4. Know that when you are at your most angry with your writing, you are levelling up

You’ve re-read your previous day’s pages and you are furious. How could you have written such utter rubbish?

Been there.

Guess what, it’s normal. In fact, it’s healthy. When you can see that your work is falling short of where you want it to be it means your critical eye is getting sharper, your ear for what works more tuned in and switched on. This is growth in action. So when you next feel like punishing yourself for what you perceive as bad writing, give yourself permission to have written something that no longer works– after all, it’s a sign that you are identifying a problem and can switch course for the right direction.

5. Lastly, find the fun

When you force yourself against resistance you pinch off the flow of creativity. The only way to be in that flow — and it isn’t easy but it is necessary — is to find the fun. So when you’re next procrastinating over a piece of work, try to find something to make it interesting again. Switch up where you write, change the look of the program on which you’re writing, alter the music you write to (if you do) or anything like that.

Personally, I do this by juggling multiple projects. That won’t work for everyone, but for me it means that when my interest in one is running dry, I can hop to the next and find some juice for that, and so on.

However you do it, look for that sense of forward momentum and write toward it. You can always go back and edit what you’ve written, but you can’t rework what isn’t there.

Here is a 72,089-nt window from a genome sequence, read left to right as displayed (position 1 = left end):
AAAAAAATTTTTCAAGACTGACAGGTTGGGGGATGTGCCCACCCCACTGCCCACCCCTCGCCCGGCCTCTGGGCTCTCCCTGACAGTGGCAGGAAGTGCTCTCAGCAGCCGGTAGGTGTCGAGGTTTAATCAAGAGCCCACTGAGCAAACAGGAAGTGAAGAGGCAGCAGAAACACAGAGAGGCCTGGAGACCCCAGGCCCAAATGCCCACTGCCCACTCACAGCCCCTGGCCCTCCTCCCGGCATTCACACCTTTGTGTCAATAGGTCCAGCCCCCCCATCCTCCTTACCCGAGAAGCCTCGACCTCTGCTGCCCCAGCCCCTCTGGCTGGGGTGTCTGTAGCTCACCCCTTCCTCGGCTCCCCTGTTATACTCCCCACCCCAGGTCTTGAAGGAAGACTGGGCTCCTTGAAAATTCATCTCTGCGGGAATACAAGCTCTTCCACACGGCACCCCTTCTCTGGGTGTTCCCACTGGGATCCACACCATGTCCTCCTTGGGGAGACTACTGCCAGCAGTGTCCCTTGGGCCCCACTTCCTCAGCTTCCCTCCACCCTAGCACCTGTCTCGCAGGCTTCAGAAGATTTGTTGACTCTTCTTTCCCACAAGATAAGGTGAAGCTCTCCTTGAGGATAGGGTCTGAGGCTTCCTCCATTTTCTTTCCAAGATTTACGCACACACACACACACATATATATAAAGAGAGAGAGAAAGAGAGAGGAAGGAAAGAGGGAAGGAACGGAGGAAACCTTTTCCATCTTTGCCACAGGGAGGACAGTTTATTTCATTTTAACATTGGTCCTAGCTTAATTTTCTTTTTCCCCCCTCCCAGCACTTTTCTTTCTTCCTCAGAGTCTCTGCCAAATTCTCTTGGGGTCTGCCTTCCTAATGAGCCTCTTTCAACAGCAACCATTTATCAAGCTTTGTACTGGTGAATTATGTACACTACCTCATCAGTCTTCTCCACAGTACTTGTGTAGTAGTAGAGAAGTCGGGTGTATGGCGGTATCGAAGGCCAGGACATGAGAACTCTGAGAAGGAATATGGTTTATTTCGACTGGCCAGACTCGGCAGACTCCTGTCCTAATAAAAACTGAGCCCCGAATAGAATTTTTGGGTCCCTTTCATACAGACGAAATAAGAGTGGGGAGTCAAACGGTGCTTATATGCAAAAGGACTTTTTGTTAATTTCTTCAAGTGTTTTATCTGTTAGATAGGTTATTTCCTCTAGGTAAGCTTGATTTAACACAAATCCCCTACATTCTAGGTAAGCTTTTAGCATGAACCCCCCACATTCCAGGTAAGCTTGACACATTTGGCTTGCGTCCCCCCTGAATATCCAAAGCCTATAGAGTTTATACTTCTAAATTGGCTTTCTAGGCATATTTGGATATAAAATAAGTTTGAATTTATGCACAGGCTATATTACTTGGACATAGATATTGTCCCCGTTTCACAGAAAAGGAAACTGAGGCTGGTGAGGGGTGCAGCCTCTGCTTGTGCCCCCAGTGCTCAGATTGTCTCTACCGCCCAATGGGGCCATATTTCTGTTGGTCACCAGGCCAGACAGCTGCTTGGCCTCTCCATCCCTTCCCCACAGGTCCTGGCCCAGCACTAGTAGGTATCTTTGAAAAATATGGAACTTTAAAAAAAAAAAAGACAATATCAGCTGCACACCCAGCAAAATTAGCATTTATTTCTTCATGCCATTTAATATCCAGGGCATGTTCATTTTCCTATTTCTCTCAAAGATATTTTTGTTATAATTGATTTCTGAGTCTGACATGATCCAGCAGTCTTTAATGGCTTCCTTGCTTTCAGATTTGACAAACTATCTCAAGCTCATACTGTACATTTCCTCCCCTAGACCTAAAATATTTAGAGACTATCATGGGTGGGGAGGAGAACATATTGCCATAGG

So there’s my list. Now, do you have any tips? If so, please share them in the comments below!

Before you go, please feel free to check out my short audio story and illustration video entitled Orchid:


  1. William Thirsk-Gaskill September 15, 2018 at 2:45 pm

    I agree with all those. To #3, I would add, compose as much as you possibly can out loud. Even if you wrote it silently (say, because you were on a train at the time) read it out loud as soon as you can. In the same way that you would cut something if it doesn’t look right, cut it if it doesn’t sound right. Listen, and listen with your ears, not with your brain. Cultivate the ability to listen to your own work as if it were being read by someone else. This will not just help you to write better, but edit better, as well.

    1. Steve - Site Author September 16, 2018 at 6:07 pm

      Firstly, thank you so much for reading. Second, I think your advice is spot on and a really brilliant step in the creative process. I tend to do this throughout but especially with the polishing drafts to catch the clunky sentences and the misplaced words. Thanks so much for your wonderful and insightful comment, I really appreciate it.

  2. Vivienne September 21, 2018 at 11:43 am

    I feel I can’t compete with writers who’ve been to university and worked through accredited creative writing programs, especially when they enter into competitions. Writers add their accomplishments, and rightly so, to their bios and it gives them credibility, a kind of edge. I sense this might be advantageous for seeking editors and publishers too. I liked your list and I’m going to add it to my arsenal of tools that I use to keep myself writing. Thank you.

    1. Steve - Site Author September 21, 2018 at 2:32 pm

      Vivienne, thank you so much for reading and commenting, I really appreciate it.

      I do understand about how it can feel like university-taught and accredited writers can have such a leg up. I think it is undeniable that there are some major advantages to that path. I will be working on some more concrete tools and learning resources in the next few weeks that you might find useful. If you can think of anything in particular that would really help you, please let me know. I hope you are having a wonderful day. 🙂